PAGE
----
The matter once again rests in the hands of the New Mexico Senate Rules Committee. Will they punt Skandera’s nomination again or will they man-up and send her packing? The governor, for her part, needs to commission the PEC to conduct a thorough search for candidates with proper academic credentials and experience as opposed to canvasing donors for political hacks.

For the children, teachers, parents, communities, and for the future of New Mexico, the stakes are high.

A LITTLE HISTORY

A LITTLE HISTORY

What bothers me most about the current war against public education is that it is a-historical. It is as if schools suddenly went bad a few months ago or coincidentally with Jeb Bush needing something to keep himself busy when his term of office in Florida expired. Without any education credentials whatsoever Jeb is now on the leading edge of the assault on public education and teachers. Foundations and acolytes scattered across the country are feeding the frenzy along with a little help from friends and buddies such as Bill Gates, Rupert Murdoch, the Koch boys and so forth. Without intending cynicism this to me resembles class warfare more than a little.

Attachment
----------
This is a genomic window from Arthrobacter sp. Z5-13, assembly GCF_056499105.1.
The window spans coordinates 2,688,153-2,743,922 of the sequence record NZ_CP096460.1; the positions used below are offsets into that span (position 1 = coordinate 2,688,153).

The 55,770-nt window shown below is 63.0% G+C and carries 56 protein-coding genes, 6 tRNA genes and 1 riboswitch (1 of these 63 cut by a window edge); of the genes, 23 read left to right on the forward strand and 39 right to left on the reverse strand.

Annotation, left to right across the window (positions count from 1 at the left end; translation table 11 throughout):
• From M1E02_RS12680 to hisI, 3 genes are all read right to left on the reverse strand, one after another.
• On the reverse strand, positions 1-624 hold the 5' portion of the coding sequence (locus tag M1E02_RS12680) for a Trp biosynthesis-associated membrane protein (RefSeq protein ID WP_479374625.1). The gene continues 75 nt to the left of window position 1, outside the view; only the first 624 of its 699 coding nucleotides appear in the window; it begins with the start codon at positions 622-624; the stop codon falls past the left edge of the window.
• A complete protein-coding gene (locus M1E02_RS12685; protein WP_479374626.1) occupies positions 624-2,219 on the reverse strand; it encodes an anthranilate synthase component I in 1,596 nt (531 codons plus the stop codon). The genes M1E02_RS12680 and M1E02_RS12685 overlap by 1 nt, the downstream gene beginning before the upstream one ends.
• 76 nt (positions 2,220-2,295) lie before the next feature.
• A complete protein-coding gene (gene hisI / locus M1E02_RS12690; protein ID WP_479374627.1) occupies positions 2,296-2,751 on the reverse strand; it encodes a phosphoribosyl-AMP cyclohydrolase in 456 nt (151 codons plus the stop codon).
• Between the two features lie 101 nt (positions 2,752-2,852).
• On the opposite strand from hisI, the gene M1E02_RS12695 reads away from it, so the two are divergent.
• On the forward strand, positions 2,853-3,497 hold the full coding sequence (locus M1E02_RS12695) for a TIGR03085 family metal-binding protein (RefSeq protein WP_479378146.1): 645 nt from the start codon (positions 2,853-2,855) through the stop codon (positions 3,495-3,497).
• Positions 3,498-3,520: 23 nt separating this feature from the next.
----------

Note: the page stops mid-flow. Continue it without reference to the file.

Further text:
As the saying goes, those who fail to remember history are doomed to repeat it so I thought perhaps a small dose of history would render a bit of perspective to the snake-oil presently being offered by the newly ordained “experts” and their minions. This is also the first time teachers are being cast as villains so I will add here parenthetically, that anyone who thinks teachers control the curriculum in public schools is dangerously misinformed. Control of pubic education is and has long been in the hands of administrators, school boards and state and federal agencies. Teachers hold the lowest spot on the policy totem pole but they carry the greatest liability and the most intimate consequences.

Teachers are the public face of educational policy and so have become targets of opportunity. One television advertising campaign being used to promote mechanized education even goes so far as to demonize teachers as inferred child molesters. This malicious campaign was created by a national consultant who when speaking to wealthy education industry investors advised them that rather than “intellectualize ourselves into the [education reform] debate…is there a way that we can get into it at an emotional level? … Emotions will stay with people longer than concepts… We need to hit on fear and anger. Because fear and anger stays with people longer. And how you get the fear and anger is by reframing the problem.”